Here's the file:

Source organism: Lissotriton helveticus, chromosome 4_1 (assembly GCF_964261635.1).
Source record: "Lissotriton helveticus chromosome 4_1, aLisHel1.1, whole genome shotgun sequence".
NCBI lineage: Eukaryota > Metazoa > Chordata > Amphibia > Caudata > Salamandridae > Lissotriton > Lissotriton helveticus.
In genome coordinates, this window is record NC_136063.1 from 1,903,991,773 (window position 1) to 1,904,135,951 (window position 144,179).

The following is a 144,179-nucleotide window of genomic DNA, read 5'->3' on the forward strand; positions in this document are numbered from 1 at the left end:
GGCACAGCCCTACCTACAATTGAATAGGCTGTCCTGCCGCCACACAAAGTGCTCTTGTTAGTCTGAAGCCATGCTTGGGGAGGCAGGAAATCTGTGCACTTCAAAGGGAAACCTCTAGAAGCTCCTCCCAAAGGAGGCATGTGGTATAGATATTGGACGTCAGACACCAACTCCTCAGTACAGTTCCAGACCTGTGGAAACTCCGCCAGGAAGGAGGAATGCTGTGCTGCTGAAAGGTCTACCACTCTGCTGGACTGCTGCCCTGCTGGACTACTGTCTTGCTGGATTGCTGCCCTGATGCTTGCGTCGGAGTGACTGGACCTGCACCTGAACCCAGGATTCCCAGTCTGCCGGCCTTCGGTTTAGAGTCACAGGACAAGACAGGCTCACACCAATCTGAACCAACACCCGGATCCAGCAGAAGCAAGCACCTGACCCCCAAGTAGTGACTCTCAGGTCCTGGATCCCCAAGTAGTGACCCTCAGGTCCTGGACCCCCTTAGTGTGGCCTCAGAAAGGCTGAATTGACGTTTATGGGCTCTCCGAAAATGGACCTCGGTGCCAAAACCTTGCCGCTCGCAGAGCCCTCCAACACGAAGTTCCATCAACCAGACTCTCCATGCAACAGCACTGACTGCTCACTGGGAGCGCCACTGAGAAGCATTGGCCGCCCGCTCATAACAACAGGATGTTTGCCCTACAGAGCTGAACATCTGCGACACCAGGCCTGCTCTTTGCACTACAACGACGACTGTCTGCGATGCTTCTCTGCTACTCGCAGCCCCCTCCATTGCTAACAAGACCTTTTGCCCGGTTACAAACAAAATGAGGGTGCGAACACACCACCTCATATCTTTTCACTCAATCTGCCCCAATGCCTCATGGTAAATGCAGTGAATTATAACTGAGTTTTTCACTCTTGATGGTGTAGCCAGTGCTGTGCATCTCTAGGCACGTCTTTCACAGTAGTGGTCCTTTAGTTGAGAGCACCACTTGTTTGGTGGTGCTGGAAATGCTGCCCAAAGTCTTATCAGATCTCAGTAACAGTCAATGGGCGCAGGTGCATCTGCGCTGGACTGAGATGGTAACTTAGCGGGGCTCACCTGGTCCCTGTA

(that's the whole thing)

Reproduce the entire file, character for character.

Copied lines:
Source organism: Lissotriton helveticus, chromosome 4_1 (assembly GCF_964261635.1).
Source record: "Lissotriton helveticus chromosome 4_1, aLisHel1.1, whole genome shotgun sequence".
NCBI lineage: Eukaryota > Metazoa > Chordata > Amphibia > Caudata > Salamandridae > Lissotriton > Lissotriton helveticus.
In genome coordinates, this window is record NC_136063.1 from 1,903,991,773 (window position 1) to 1,904,135,951 (window position 144,179).

The following is a 144,179-nucleotide window of genomic DNA, read 5'->3' on the forward strand; positions in this document are numbered from 1 at the left end:
GGCACAGCCCTACCTACAATTGAATAGGCTGTCCTGCCGCCACACAAAGTGCTCTTGTTAGTCTGAAGCCATGCTTGGGGAGGCAGGAAATCTGTGCACTTCAAAGGGAAACCTCTAGAAGCTCCTCCCAAAGGAGGCATGTGGTATAGATATTGGACGTCAGACACCAACTCCTCAGTACAGTTCCAGACCTGTGGAAACTCCGCCAGGAAGGAGGAATGCTGTGCTGCTGAAAGGTCTACCACTCTGCTGGACTGCTGCCCTGCTGGACTACTGTCTTGCTGGATTGCTGCCCTGATGCTTGCGTCGGAGTGACTGGACCTGCACCTGAACCCAGGATTCCCAGTCTGCCGGCCTTCGGTTTAGAGTCACAGGACAAGACAGGCTCACACCAATCTGAACCAACACCCGGATCCAGCAGAAGCAAGCACCTGACCCCCAAGTAGTGACTCTCAGGTCCTGGATCCCCAAGTAGTGACCCTCAGGTCCTGGACCCCCTTAGTGTGGCCTCAGAAAGGCTGAATTGACGTTTATGGGCTCTCCGAAAATGGACCTCGGTGCCAAAACCTTGCCGCTCGCAGAGCCCTCCAACACGAAGTTCCATCAACCAGACTCTCCATGCAACAGCACTGACTGCTCACTGGGAGCGCCACTGAGAAGCATTGGCCGCCCGCTCATAACAACAGGATGTTTGCCCTACAGAGCTGAACATCTGCGACACCAGGCCTGCTCTTTGCACTACAACGACGACTGTCTGCGATGCTTCTCTGCTACTCGCAGCCCCCTCCATTGCTAACAAGACCTTTTGCCCGGTTACAAACAAAATGAGGGTGCGAACACACCACCTCATATCTTTTCACTCAATCTGCCCCAATGCCTCATGGTAAATGCAGTGAATTATAACTGAGTTTTTCACTCTTGATGGTGTAGCCAGTGCTGTGCATCTCTAGGCACGTCTTTCACAGTAGTGGTCCTTTAGTTGAGAGCACCACTTGTTTGGTGGTGCTGGAAATGCTGCCCAAAGTCTTATCAGATCTCAGTAACAGTCAATGGGCGCAGGTGCATCTGCGCTGGACTGAGATGGTAACTTAGCGGGGCTCACCTGGTCCCTGTA